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Conference officials call for separating judicial races from politics

On Tuesday, Suffolk County Executive Steve Bellone hosted

On Tuesday, Suffolk County Executive Steve Bellone hosted a judicial reform conference with former judges, elected officials and government groups, after dozens of Long Island judicial candidates have run in uncontested races on several major party lines. Credit: Suffolk County Steve Bellone

The state's judicial selection process is broken, with candidates picked by political party leaders in backroom deals with little to no voter input, according to lawmakers, former judges and good governments leaders who participated in a virtual conference Tuesday.

The event, hosted by Suffolk County Executive Steve Bellone, comes amid growing opposition to "fusion voting," a practice popularized on Long Island and across the state where judicial candidates are cross-endorsed and run uncontested on multiple major party lines.

To become a judge on Long Island, Bellone said, lawyers need only to attend political fundraisers, develop relationships with party leaders and provide free legal services to the party.

"It's a system that lacks accountability and transparency but provides the illusion of both," Bellone said. "A system that rewards fidelity to party leaders opposed to the law. The public interest is not served by having a system that requires good judges to repeatedly rely on the good graces of party leaders to continue or advance their careers."

Assemb. Robert Carroll (D-Brooklyn) has introduced legislation establishing the merit-based selection of judges by state and county-led commissions.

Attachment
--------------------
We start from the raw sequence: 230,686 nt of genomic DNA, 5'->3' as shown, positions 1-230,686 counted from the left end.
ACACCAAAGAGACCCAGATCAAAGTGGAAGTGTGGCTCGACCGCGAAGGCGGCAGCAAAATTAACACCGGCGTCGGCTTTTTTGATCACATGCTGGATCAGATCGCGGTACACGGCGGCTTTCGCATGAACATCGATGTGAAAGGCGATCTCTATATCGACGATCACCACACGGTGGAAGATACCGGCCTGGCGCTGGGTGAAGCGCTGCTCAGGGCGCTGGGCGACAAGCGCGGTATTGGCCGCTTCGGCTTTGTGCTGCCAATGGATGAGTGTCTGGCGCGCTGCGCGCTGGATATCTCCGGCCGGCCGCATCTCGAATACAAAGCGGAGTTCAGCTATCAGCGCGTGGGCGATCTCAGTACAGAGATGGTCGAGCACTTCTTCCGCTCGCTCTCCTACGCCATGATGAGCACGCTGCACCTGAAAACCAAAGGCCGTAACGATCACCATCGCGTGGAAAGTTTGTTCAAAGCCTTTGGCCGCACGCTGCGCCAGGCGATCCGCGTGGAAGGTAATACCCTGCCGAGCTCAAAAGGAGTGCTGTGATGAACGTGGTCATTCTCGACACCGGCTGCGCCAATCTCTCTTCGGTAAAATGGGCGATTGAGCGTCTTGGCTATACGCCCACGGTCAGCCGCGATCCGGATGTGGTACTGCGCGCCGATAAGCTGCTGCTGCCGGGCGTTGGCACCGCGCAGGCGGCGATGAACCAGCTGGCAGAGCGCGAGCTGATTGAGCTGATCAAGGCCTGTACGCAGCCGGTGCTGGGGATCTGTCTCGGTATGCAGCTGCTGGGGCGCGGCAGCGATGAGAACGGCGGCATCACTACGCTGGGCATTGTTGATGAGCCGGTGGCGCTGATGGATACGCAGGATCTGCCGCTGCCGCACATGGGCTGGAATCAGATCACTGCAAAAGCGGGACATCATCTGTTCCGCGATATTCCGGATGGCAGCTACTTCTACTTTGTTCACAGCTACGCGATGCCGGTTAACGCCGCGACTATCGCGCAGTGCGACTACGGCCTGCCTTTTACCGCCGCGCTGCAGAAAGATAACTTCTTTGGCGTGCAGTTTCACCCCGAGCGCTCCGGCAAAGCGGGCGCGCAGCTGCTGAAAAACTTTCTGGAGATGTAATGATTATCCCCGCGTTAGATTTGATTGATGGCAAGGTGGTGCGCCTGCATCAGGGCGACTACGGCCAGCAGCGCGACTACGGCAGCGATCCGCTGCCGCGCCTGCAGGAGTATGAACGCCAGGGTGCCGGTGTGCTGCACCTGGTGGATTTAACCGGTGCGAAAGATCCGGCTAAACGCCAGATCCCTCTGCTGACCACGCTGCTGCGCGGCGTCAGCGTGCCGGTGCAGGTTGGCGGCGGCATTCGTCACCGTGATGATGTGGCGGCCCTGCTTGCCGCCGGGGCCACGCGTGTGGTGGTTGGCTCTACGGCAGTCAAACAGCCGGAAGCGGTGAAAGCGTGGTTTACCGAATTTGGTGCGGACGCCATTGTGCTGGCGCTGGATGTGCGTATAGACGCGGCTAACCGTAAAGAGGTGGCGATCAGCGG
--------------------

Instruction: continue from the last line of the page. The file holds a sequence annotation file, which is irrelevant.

The existing system, he said, is an "utter travesty" that "has led to a judiciary that unfortunately is not competent, not efficient and has glaring issues that do not just affect justice but affects the lives, the welfare and the prosperity of New Yorkers."

But party leaders and some legal experts said cross-endorsements put the best candidates from all political persuasions on the bench.

"No matter what form of judicial selection is operable it's going to be imbued with politics," said Peter Kiernan, chairman of the Law Revision Commission and former counsel to then-Gov. David Paterson. "It may be possible to take some of the people out of the selection process but you can't take the politics out of it. And in my mind that's a good thing."

Conference participants also promoted greater diversity on the bench, improving court access for lower-income residents and generally fixing the criminal justice system.

House Judiciary Committee chairman Rep. Jerrold Nadler (D-Manhattan) said the failure to add to the ranks of lower court judges has allowed case dockets to backup beyond reason, with the average judge nationwide now handling 521 cases.

"Access to justice is a constitutional guarantee," Nadler said. "But when this promise meets the reality of an overburdened and an understaffed court, too often cases may be delayed or rushed and justice is shortchanged."

Judicial experts said an overwhelming number of federal judges nationwide are white men who previously served as prosecutors and now work as corporate lawyers.

"Our judicial system needs to look like the population it serves," said former Homeland Security Secretary Jeh Johnson. " … We're all the products of our own experiences so a judiciary that reflects the community will better dispense justice in an evenhanded, colorblind way."

Johnson last year led a review of racism and bias in the state court system. His 100-page report recommended mandatory bias training for judges and court personnel, addressing implicit bias in the jury selection process and reining in questionable behavior by court employees on social media.

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